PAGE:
Ingenza Ltd; Technologies for new catalysts and products across the industrial biotechnology spectrum

Submitting Institutions

University of St Andrews,
University of Edinburgh

Unit of Assessment


Summary Impact Type


Research Subject Area(s)

Chemical Sciences: Organic Chemistry, Other Chemical Sciences
Biological Sciences: Biochemistry and Cell Biology

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Summary of the impact

Impact: Economic. Ingenza is a profitable SME based in Roslin, Scotland, with 34 (12 PhD-level) staff, and a turnover of £2.7M in 2012-13.

Significance: Ingenza Ltd is an established industrial biotechnology (IB) and synthetic biology (SB) company which incorporated in September 2002. Its combination of synthetic organic chemistry with efficient methods of genetic screening, fermentation and engineered microbial strains is used to develop competitive and scalable industrial bioprocesses for pharma, chemicals, energy, natural product and other industry sectors.

Beneficiaries are Ingenza's customers (commercial and the public) and its employees.

Research; date; attribution: In 2002 the Turner group (University of Edinburgh, UoE) published in Angew. Chem. a new strategy of integrated chemo- and enzymatic catalysed routes to high-value chiral compounds that offered dramatic improvements over existing technologies (high yield and enantiomeric excesses often > 99.9%).

Reach: Ingenza now has moved from a focus on fine chemicals to establish long term technology development and licensing agreements with global leading end-users in the chemicals, polymers, biofuels, food and biologics sectors, for example in the sustainable manufacture of poly-methylmethacrylate with Lucite International.

Underpinning research

The Turner group in EaStCHEM developed the simultaneous use of a highly selective oxidase biocatalyst and a chemical reducing agent or catalyst, to prepare a huge variety of enantiopure chiral amines in high yield and optical purity.

In the key paper in 2002 [1] they demonstrated the deracemisation of the amino acid DL-proline using commercially available D-amino acid oxidase (DAAO) and three equivalents of NaCNBH4, a reducing agent of sufficient water stability to be enzyme-compatible, yielding L-proline in 99% yield and 99 % ee (enantiomeric excess), achieving a 94 % conversion of racemate to chiral amino acid after hydrolysis.[1] Previous dynamic kinetic resolutions have been hampered by the harsh conditions required to racemise amines. They extended this to a range of amino acids using commercially available oxidase enzymes.[2]

Another key advance was the use of cloned microbial genes and the development of in-vitro evolution of enzymes. Working in collaboration with GSK, an enzyme from a gene maoN that oxidised simple aliphatic amines was identified that showed a clear preference for the oxidation of L-α-methylbenzylamine over D-α-methylbenzylamine. The group optimised this using random mutagenesis and in vitro and in situ selection, and colorimetric solid phase screening, to generate new biocatalysts and commercially important targets (starting with chiral amines) of interest to pharmaceutical industry customers.[3]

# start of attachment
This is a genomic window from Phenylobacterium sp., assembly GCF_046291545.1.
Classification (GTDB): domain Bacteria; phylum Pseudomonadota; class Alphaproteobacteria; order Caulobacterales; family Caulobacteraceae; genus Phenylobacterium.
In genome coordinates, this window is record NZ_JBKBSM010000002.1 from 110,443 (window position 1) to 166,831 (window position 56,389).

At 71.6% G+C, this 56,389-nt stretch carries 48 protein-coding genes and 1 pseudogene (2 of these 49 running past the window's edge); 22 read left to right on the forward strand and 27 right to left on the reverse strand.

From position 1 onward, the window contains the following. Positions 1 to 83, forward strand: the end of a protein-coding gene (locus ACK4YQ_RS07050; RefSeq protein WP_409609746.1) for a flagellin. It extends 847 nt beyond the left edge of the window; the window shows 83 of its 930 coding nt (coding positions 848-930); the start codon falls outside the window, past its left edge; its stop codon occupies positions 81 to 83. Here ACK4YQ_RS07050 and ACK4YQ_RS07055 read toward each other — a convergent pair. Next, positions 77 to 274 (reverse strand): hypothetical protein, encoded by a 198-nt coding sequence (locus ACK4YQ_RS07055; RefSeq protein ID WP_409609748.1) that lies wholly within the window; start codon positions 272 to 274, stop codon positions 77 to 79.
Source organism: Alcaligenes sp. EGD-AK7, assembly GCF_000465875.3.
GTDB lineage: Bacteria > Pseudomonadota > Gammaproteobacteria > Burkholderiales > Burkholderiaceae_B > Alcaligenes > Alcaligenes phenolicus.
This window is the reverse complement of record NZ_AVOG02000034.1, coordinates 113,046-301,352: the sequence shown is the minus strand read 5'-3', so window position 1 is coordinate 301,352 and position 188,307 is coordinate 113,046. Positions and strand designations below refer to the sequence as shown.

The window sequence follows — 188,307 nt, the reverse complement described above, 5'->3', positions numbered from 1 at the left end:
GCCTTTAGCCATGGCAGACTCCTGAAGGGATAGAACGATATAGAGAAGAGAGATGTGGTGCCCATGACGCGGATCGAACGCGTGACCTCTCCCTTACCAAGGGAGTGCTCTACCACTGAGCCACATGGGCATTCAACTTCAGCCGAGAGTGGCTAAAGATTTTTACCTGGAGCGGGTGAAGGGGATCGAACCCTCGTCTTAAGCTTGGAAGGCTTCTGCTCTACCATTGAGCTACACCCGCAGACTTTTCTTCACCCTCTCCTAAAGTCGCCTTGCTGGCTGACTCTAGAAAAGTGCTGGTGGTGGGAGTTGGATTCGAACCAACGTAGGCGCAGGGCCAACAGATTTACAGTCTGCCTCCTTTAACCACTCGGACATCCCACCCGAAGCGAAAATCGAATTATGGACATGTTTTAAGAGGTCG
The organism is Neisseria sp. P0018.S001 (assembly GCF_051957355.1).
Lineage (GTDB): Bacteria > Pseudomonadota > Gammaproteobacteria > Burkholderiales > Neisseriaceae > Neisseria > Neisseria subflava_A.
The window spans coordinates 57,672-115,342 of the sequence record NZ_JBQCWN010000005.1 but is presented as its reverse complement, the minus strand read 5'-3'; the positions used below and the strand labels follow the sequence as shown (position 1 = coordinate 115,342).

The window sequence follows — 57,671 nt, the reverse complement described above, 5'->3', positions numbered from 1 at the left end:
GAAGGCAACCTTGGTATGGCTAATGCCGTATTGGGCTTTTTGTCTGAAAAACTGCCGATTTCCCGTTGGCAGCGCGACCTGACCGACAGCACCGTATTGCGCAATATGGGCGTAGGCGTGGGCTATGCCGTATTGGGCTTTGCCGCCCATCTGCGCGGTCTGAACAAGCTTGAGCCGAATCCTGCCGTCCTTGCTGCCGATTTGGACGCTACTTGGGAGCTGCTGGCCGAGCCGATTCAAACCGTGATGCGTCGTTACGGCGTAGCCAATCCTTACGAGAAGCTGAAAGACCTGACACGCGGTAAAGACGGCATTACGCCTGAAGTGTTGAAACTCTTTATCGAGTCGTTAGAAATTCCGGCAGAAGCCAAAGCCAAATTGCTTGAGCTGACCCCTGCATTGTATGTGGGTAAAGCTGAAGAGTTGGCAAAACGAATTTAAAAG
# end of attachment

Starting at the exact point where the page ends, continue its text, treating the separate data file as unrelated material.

The Turner group recognised three key points of the new method that led them to protect the work [6] and then spin-out Ingenza: (i). The high selectivity of an enzyme allows enantiomeric excesses of >99.9 %. (ii) It converts all the potential substrate into the desired enantiomer product, compared with a standard enzyme-catalysed kinetic resolution of a chiral racemate. (iii). It does not require the harsh conditions required to racemise amines that alternative transition-metal catalyst routes to develop dynamic kinetic resolutions have.

Further UoE research to develop high throughput screening techniques [4] enabled a large number of solid phase screening capabilities to address problems faced by the biopharma industry. For example, novel screen calibration approaches allowed the development of colorimetric oxidase based protein fusion systems to identify the top 50 out of a 500,000-member library of candidates for a key therapeutic target.[5]

Key researchers:

Prof Nick Turner, EaStCHEM School of Chemistry, University of Edinburgh 10/1998-09/2004. The other co-authors are PDRAs and PhD researchers in the Turner group, and industry collaborators. Enright was a collaborator in Strathclyde at the time of patent filing.

Dr Ian Fotheringham, co-founder of Ingenza in 2002, now President. Glasgow PhD, biocatalysis history with Monsanto.

Dr Robert Speight co-founder. Hired as a PDRA in 2000 to work in Professor Turner's lab, UoE. Awarded an RSE enterprise fellowship in 2002.

References to the research

Publications: Underpinning research has been published in international, high-quality, peer reviewed, academic journals and receives citations from across the research area.

[1] * Deracemisation and stereoinversion of alpha-amino acids using D-amino acid oxidase and hydride reducing agents. T. M. Beard, N.J. Turner, Chem. Commun., 2002, 246-7. doi:10.1039/b107580m. 46 cits, JIF 6.4.


[2] Stereoinversion of β- and γ-substituted α-amino acids using a chemo-enzymatic oxidation-reduction procedure. A. Enright, F.-R. Alexandre, G. Roff, I.G. Fotheringham, M.J. Dawson, N.J. Turner, Chem. Commun. 2003 2636-7. doi: 10.1039/B309787K. 18 cits, JIF 6.4.